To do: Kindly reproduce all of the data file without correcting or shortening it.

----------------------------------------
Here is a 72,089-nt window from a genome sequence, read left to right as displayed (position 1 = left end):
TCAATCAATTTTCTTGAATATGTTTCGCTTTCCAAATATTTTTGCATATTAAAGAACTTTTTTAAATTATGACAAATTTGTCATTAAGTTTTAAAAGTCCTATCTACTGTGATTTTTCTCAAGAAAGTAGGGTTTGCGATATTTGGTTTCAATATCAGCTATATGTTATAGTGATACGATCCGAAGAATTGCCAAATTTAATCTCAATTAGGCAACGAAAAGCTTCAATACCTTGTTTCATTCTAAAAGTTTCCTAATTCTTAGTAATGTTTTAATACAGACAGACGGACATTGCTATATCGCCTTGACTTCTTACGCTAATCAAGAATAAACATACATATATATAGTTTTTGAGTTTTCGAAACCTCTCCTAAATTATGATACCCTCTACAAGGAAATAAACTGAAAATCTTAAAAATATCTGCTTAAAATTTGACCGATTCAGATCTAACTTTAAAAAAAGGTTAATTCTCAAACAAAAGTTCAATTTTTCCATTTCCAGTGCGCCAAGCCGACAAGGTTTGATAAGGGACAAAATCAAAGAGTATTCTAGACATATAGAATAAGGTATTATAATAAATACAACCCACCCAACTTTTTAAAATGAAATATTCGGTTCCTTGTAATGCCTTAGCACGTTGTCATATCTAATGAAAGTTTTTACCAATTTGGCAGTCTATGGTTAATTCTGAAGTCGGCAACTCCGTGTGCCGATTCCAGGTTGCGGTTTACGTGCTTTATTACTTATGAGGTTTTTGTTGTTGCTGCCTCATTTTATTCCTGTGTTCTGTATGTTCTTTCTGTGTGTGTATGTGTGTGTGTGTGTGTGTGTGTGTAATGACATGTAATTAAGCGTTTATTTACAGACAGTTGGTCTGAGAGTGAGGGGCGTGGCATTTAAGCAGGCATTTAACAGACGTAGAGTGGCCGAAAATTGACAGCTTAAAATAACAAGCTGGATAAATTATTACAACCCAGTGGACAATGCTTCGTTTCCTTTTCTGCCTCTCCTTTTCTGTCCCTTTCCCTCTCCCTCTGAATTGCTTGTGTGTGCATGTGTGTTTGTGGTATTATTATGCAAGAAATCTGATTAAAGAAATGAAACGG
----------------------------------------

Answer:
Here is a 72,089-nt window from a genome sequence, read left to right as displayed (position 1 = left end):
TCAATCAATTTTCTTGAATATGTTTCGCTTTCCAAATATTTTTGCATATTAAAGAACTTTTTTAAATTATGACAAATTTGTCATTAAGTTTTAAAAGTCCTATCTACTGTGATTTTTCTCAAGAAAGTAGGGTTTGCGATATTTGGTTTCAATATCAGCTATATGTTATAGTGATACGATCCGAAGAATTGCCAAATTTAATCTCAATTAGGCAACGAAAAGCTTCAATACCTTGTTTCATTCTAAAAGTTTCCTAATTCTTAGTAATGTTTTAATACAGACAGACGGACATTGCTATATCGCCTTGACTTCTTACGCTAATCAAGAATAAACATACATATATATAGTTTTTGAGTTTTCGAAACCTCTCCTAAATTATGATACCCTCTACAAGGAAATAAACTGAAAATCTTAAAAATATCTGCTTAAAATTTGACCGATTCAGATCTAACTTTAAAAAAAGGTTAATTCTCAAACAAAAGTTCAATTTTTCCATTTCCAGTGCGCCAAGCCGACAAGGTTTGATAAGGGACAAAATCAAAGAGTATTCTAGACATATAGAATAAGGTATTATAATAAATACAACCCACCCAACTTTTTAAAATGAAATATTCGGTTCCTTGTAATGCCTTAGCACGTTGTCATATCTAATGAAAGTTTTTACCAATTTGGCAGTCTATGGTTAATTCTGAAGTCGGCAACTCCGTGTGCCGATTCCAGGTTGCGGTTTACGTGCTTTATTACTTATGAGGTTTTTGTTGTTGCTGCCTCATTTTATTCCTGTGTTCTGTATGTTCTTTCTGTGTGTGTATGTGTGTGTGTGTGTGTGTGTGTGTAATGACATGTAATTAAGCGTTTATTTACAGACAGTTGGTCTGAGAGTGAGGGGCGTGGCATTTAAGCAGGCATTTAACAGACGTAGAGTGGCCGAAAATTGACAGCTTAAAATAACAAGCTGGATAAATTATTACAACCCAGTGGACAATGCTTCGTTTCCTTTTCTGCCTCTCCTTTTCTGTCCCTTTCCCTCTCCCTCTGAATTGCTTGTGTGTGCATGTGTGTTTGTGGTATTATTATGCAAGAAATCTGATTAAAGAAATGAAACGG